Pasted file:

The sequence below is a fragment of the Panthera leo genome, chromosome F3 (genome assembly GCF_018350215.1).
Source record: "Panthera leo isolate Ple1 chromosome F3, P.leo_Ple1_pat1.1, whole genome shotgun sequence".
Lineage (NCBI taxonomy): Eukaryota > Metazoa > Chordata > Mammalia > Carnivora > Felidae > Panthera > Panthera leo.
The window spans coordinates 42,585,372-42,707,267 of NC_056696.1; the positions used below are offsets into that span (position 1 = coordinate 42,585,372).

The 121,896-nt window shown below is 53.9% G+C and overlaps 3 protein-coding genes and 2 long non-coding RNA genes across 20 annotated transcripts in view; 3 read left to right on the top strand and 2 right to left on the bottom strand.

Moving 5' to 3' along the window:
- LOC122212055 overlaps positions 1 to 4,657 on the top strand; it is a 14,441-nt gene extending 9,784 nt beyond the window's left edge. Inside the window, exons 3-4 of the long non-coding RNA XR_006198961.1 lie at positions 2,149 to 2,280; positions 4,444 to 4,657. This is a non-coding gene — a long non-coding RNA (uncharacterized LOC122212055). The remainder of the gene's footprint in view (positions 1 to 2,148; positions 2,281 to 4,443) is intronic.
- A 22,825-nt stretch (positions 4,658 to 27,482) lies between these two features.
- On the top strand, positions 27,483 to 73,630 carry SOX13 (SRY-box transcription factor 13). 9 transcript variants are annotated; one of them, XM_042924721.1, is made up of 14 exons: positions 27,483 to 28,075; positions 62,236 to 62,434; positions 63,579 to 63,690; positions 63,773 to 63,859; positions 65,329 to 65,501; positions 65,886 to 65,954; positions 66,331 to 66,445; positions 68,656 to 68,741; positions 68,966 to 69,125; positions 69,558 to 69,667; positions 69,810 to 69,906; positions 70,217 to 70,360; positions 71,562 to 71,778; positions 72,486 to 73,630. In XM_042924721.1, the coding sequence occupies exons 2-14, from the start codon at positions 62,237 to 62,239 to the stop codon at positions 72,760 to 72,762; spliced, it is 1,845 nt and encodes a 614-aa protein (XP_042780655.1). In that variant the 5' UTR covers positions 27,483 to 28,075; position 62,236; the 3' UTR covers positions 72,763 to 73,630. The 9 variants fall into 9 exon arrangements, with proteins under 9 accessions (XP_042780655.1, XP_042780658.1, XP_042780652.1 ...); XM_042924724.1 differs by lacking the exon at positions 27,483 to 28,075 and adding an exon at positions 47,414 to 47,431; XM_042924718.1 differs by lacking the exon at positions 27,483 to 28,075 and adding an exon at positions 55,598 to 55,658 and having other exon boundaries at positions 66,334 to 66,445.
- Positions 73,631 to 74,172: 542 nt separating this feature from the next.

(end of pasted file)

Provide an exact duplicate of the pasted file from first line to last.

The sequence below is a fragment of the Panthera leo genome, chromosome F3 (genome assembly GCF_018350215.1).
Source record: "Panthera leo isolate Ple1 chromosome F3, P.leo_Ple1_pat1.1, whole genome shotgun sequence".
Lineage (NCBI taxonomy): Eukaryota > Metazoa > Chordata > Mammalia > Carnivora > Felidae > Panthera > Panthera leo.
The window spans coordinates 42,585,372-42,707,267 of NC_056696.1; the positions used below are offsets into that span (position 1 = coordinate 42,585,372).

The 121,896-nt window shown below is 53.9% G+C and overlaps 3 protein-coding genes and 2 long non-coding RNA genes across 20 annotated transcripts in view; 3 read left to right on the top strand and 2 right to left on the bottom strand.

Moving 5' to 3' along the window:
- LOC122212055 overlaps positions 1 to 4,657 on the top strand; it is a 14,441-nt gene extending 9,784 nt beyond the window's left edge. Inside the window, exons 3-4 of the long non-coding RNA XR_006198961.1 lie at positions 2,149 to 2,280; positions 4,444 to 4,657. This is a non-coding gene — a long non-coding RNA (uncharacterized LOC122212055). The remainder of the gene's footprint in view (positions 1 to 2,148; positions 2,281 to 4,443) is intronic.
- A 22,825-nt stretch (positions 4,658 to 27,482) lies between these two features.
- On the top strand, positions 27,483 to 73,630 carry SOX13 (SRY-box transcription factor 13). 9 transcript variants are annotated; one of them, XM_042924721.1, is made up of 14 exons: positions 27,483 to 28,075; positions 62,236 to 62,434; positions 63,579 to 63,690; positions 63,773 to 63,859; positions 65,329 to 65,501; positions 65,886 to 65,954; positions 66,331 to 66,445; positions 68,656 to 68,741; positions 68,966 to 69,125; positions 69,558 to 69,667; positions 69,810 to 69,906; positions 70,217 to 70,360; positions 71,562 to 71,778; positions 72,486 to 73,630. In XM_042924721.1, the coding sequence occupies exons 2-14, from the start codon at positions 62,237 to 62,239 to the stop codon at positions 72,760 to 72,762; spliced, it is 1,845 nt and encodes a 614-aa protein (XP_042780655.1). In that variant the 5' UTR covers positions 27,483 to 28,075; position 62,236; the 3' UTR covers positions 72,763 to 73,630. The 9 variants fall into 9 exon arrangements, with proteins under 9 accessions (XP_042780655.1, XP_042780658.1, XP_042780652.1 ...); XM_042924724.1 differs by lacking the exon at positions 27,483 to 28,075 and adding an exon at positions 47,414 to 47,431; XM_042924718.1 differs by lacking the exon at positions 27,483 to 28,075 and adding an exon at positions 55,598 to 55,658 and having other exon boundaries at positions 66,334 to 66,445.
- Positions 73,631 to 74,172: 542 nt separating this feature from the next.